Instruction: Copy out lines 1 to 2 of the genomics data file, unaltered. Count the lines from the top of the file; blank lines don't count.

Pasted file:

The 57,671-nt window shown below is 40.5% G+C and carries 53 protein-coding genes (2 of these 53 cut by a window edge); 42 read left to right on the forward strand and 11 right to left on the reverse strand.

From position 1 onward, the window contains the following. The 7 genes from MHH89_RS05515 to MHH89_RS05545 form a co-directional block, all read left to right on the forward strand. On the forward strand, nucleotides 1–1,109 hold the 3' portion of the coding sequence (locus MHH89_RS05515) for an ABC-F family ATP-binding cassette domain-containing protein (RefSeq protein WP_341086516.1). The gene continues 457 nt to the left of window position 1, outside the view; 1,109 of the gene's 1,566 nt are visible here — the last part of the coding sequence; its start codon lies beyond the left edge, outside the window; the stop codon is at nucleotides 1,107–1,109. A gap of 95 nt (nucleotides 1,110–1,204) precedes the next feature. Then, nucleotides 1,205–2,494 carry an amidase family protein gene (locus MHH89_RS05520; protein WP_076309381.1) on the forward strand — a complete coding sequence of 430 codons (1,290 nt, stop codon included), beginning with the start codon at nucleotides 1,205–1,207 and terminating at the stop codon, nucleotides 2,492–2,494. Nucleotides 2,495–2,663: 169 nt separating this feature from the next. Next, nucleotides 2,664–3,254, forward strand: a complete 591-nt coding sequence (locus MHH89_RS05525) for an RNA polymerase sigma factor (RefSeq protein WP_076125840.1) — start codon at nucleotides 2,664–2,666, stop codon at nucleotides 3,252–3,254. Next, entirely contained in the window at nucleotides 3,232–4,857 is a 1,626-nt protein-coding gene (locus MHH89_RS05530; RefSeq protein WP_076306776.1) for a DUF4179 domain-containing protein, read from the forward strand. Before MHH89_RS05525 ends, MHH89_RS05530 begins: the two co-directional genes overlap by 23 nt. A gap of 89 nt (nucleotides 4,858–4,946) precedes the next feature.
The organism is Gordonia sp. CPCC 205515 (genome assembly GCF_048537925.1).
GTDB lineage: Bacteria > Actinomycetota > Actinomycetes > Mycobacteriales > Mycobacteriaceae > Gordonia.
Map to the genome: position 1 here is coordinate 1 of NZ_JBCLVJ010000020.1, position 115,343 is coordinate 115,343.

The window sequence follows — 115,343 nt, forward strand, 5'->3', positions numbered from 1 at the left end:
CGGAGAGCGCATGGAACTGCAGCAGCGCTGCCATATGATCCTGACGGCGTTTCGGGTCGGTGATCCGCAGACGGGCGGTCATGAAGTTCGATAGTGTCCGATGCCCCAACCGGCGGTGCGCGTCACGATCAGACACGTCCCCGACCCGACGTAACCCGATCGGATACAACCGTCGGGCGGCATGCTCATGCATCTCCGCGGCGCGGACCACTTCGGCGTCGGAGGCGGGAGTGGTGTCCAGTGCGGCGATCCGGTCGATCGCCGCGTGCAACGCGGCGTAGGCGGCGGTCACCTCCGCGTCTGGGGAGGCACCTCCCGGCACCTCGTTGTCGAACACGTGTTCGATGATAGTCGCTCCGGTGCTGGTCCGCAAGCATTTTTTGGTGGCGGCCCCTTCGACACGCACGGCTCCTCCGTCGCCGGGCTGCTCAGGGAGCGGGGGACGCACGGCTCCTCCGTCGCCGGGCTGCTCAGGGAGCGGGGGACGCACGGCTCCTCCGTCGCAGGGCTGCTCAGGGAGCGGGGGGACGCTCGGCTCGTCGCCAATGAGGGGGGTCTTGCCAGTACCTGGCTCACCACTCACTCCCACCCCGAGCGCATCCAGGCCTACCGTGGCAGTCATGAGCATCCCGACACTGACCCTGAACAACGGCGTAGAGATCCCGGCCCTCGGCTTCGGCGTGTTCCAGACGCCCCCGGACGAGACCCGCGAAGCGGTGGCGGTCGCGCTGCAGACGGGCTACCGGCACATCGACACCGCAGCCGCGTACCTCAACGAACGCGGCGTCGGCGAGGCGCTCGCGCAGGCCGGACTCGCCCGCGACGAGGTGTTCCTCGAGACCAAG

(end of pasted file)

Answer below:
The 57,671-nt window shown below is 40.5% G+C and carries 53 protein-coding genes (2 of these 53 cut by a window edge); 42 read left to right on the forward strand and 11 right to left on the reverse strand.

From position 1 onward, the window contains the following. The 7 genes from MHH89_RS05515 to MHH89_RS05545 form a co-directional block, all read left to right on the forward strand. On the forward strand, nucleotides 1–1,109 hold the 3' portion of the coding sequence (locus MHH89_RS05515) for an ABC-F family ATP-binding cassette domain-containing protein (RefSeq protein WP_341086516.1). The gene continues 457 nt to the left of window position 1, outside the view; 1,109 of the gene's 1,566 nt are visible here — the last part of the coding sequence; its start codon lies beyond the left edge, outside the window; the stop codon is at nucleotides 1,107–1,109. A gap of 95 nt (nucleotides 1,110–1,204) precedes the next feature. Then, nucleotides 1,205–2,494 carry an amidase family protein gene (locus MHH89_RS05520; protein WP_076309381.1) on the forward strand — a complete coding sequence of 430 codons (1,290 nt, stop codon included), beginning with the start codon at nucleotides 1,205–1,207 and terminating at the stop codon, nucleotides 2,492–2,494. Nucleotides 2,495–2,663: 169 nt separating this feature from the next. Next, nucleotides 2,664–3,254, forward strand: a complete 591-nt coding sequence (locus MHH89_RS05525) for an RNA polymerase sigma factor (RefSeq protein WP_076125840.1) — start codon at nucleotides 2,664–2,666, stop codon at nucleotides 3,252–3,254. Next, entirely contained in the window at nucleotides 3,232–4,857 is a 1,626-nt protein-coding gene (locus MHH89_RS05530; RefSeq protein WP_076306776.1) for a DUF4179 domain-containing protein, read from the forward strand. Before MHH89_RS05525 ends, MHH89_RS05530 begins: the two co-directional genes overlap by 23 nt. A gap of 89 nt (nucleotides 4,858–4,946) precedes the next feature.